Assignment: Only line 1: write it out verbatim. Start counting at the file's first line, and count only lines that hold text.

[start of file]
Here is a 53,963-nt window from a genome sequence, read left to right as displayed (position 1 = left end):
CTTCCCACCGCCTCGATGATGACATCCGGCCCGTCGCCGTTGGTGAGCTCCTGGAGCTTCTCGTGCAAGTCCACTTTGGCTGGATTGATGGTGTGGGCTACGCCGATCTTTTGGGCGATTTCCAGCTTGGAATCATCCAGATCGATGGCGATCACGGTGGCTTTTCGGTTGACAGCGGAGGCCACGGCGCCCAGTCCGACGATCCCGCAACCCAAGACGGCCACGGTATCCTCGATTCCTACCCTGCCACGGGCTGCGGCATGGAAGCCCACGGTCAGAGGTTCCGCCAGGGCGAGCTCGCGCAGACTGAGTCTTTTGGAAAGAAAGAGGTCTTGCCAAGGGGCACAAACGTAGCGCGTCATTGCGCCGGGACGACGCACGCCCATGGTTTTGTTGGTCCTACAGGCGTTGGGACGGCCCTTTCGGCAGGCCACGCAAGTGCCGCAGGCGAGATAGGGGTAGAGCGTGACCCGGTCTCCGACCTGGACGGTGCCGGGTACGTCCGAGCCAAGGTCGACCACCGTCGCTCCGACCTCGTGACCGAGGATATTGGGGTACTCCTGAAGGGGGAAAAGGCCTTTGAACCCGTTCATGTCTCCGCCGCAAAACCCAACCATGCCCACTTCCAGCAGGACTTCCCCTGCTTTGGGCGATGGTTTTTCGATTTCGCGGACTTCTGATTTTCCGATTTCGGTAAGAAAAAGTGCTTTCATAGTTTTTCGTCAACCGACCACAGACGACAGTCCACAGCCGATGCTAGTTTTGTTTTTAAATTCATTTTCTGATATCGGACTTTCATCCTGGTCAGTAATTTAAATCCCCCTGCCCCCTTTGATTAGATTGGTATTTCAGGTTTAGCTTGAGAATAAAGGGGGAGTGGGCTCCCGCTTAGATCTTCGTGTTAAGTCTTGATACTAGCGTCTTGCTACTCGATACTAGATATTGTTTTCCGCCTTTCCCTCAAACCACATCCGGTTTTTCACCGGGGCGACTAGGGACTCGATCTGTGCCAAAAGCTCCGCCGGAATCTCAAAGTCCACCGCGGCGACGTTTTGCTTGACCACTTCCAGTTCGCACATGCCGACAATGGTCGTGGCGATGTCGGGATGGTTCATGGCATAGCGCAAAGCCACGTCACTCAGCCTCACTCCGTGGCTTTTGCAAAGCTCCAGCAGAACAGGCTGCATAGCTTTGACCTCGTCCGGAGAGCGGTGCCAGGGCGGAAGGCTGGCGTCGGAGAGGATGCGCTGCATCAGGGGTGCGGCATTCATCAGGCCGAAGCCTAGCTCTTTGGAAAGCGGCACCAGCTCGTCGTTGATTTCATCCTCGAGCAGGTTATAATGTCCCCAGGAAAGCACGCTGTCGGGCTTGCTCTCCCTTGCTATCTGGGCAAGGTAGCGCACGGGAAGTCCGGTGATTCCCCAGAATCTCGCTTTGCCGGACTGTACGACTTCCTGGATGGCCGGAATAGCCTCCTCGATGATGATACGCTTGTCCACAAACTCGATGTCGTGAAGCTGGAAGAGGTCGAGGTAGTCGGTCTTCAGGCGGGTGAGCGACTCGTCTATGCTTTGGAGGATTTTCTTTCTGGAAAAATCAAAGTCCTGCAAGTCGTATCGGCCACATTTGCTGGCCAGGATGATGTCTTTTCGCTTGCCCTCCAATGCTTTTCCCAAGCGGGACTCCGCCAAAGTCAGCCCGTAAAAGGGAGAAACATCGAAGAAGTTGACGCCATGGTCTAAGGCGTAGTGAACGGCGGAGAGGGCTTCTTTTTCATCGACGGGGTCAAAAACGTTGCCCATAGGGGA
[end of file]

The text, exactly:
Here is a 53,963-nt window from a genome sequence, read left to right as displayed (position 1 = left end):